Carbon: Tasting as if burnt intentionally, as with some dark roasted coffees.
Chocolatey: Coffees that echo a taste similar to a rich, sweet high-quality chocolate.
Cinnamon: A delicate, sweet, spicy flavour similar to that of cinnamon.
Clean: A characteristic of all quality cleansed coffees. When a coffee’s flavours are clear and untainted.
Cocoa: When coffees have a taste of cocoa, commonly associated with stale coffee.
D – G
Dead: Lacking a distinctive bouquet. Sometimes used to describe a coffee low in acidity.
Delicate: A subtle aspect of flavour. When used in conjunction with tasting coffee, it is used when detecting subtle flavours with the tip of the tongue.
Dirty: Tasting unclean or soiled.
Earthy: A complimentary term when applied to dry processed coffees. It is the herbal, musty, vegetative-like range of flavours characteristic of Indonesian varieties. For coffees that are washed, tasting “earthy” is considered a defect.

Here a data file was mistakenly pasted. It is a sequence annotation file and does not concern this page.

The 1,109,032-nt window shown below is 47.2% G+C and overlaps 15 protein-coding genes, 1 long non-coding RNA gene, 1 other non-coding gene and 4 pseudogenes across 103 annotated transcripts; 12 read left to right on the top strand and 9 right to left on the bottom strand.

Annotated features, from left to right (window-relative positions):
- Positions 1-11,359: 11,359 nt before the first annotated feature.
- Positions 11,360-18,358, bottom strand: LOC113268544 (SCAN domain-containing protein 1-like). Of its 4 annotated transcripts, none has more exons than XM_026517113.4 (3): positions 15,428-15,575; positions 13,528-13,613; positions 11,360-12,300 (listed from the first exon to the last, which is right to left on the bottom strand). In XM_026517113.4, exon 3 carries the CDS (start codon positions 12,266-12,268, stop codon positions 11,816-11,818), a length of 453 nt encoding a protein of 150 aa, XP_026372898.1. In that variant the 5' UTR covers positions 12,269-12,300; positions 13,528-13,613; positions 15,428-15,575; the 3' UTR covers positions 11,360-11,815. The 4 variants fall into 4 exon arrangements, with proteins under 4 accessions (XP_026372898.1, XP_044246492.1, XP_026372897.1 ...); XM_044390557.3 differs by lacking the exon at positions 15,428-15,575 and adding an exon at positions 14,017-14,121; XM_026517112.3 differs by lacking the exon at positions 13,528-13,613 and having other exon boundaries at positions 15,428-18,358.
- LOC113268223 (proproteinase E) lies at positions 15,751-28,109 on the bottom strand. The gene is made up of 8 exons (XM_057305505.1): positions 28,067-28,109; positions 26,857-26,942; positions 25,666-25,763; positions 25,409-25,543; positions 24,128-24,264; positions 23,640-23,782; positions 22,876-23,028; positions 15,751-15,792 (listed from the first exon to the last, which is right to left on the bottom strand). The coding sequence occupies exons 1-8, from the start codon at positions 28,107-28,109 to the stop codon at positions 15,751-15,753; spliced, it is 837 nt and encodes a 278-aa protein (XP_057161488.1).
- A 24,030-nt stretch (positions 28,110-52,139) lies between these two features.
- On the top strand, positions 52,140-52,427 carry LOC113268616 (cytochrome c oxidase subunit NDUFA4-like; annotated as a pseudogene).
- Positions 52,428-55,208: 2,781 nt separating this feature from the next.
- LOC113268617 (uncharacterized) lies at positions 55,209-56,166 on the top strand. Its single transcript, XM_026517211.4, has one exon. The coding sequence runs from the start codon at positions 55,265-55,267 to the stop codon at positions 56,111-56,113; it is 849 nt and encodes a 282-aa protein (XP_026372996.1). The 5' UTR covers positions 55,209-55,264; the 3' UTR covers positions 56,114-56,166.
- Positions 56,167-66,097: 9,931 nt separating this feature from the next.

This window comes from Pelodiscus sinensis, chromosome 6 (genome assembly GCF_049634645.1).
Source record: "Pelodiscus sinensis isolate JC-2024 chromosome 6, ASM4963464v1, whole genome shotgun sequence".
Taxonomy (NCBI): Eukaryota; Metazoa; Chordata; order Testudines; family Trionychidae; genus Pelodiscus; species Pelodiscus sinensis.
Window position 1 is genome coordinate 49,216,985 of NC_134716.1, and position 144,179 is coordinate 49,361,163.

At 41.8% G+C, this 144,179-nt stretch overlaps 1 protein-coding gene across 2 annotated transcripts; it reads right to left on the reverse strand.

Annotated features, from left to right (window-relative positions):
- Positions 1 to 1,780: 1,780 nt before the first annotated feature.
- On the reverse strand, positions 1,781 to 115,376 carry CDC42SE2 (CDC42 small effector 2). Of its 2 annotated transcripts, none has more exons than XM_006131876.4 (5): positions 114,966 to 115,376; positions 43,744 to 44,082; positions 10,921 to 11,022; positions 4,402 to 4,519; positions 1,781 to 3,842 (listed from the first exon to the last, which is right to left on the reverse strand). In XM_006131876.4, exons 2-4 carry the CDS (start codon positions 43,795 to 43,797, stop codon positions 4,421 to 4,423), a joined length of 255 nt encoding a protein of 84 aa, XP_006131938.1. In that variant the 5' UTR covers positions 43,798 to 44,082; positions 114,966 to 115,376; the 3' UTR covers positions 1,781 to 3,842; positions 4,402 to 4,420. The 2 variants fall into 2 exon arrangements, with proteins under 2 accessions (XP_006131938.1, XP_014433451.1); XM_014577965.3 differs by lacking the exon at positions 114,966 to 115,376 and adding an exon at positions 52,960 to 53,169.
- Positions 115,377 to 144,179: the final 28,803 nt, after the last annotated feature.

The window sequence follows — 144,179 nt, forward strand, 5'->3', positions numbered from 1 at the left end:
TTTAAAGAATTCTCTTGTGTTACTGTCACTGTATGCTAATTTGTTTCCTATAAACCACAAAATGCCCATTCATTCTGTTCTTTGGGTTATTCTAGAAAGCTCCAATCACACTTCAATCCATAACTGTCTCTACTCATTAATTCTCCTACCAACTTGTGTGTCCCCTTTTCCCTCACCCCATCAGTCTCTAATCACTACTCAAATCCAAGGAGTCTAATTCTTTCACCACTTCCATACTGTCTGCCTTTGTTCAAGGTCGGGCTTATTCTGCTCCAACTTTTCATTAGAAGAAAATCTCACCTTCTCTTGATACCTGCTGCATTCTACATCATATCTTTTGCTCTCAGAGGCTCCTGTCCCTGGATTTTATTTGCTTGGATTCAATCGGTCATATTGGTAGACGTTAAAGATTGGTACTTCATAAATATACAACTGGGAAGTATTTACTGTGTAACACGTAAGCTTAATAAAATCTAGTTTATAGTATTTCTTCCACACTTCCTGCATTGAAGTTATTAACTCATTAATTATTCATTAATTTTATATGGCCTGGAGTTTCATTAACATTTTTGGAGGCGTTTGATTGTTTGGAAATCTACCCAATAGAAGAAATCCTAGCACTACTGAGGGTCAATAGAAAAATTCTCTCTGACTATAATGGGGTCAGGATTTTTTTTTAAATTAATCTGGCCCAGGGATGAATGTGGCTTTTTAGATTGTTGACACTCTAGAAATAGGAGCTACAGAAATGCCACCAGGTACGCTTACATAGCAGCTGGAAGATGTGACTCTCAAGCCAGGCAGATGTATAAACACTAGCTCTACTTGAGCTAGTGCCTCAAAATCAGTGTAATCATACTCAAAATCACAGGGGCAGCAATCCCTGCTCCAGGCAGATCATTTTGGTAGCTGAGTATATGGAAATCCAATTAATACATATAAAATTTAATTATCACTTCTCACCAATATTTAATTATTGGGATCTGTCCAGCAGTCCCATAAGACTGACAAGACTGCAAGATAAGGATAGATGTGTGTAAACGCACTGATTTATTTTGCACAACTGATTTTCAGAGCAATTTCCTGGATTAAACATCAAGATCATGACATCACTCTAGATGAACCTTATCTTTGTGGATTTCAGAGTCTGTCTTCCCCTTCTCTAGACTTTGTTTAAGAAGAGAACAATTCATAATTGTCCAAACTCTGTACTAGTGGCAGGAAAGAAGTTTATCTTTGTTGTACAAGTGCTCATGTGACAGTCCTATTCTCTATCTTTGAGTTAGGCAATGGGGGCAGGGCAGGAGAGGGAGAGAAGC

Exotic: Used to characterise coffees of East Africa, exotic refers to unusual flavour notes, such as floral and berry-like. Latin American coffees, conversely, are known for having clean, acidic flavours that provide the standard of reference, and are generally considered to not be exotic.
Ferment: The most common taint found in washed coffees, it occurs during the drying process and produces an offending spoiled-fruit quality. It is of the same spectrum of naturally processed Ethiopian coffees, but pushed to the extreme.
Flat: A fragrance defect that occurs when aromatic compounds depart from beans during the holding process in brewed coffee, or during the staling period in both whole-bean and ground coffee.
Flavour: The culmination of the tasting experience offered by coffee once it has been swirled around in the mouth. Often described in terms of acidity, Aroma, or Body – along with more specific comparisons to other tastes, foods, or sensations.
Floral: Possessing a subtle taste of flowers, found more often in lighter roasts rather than darker.
Fragrance: Related to a coffee’s aroma, discerned by smelling the brew.
Fruit-like: A term that applies to the natural aroma of berries, it also parallels the perception of high acidity. Note that it is different from fruity, which is the first stage in the taste defect ferment.
Fruity: A coffee that reminds the taster of fruit, particularly citrus or berries. Can be used in a positive or negative way.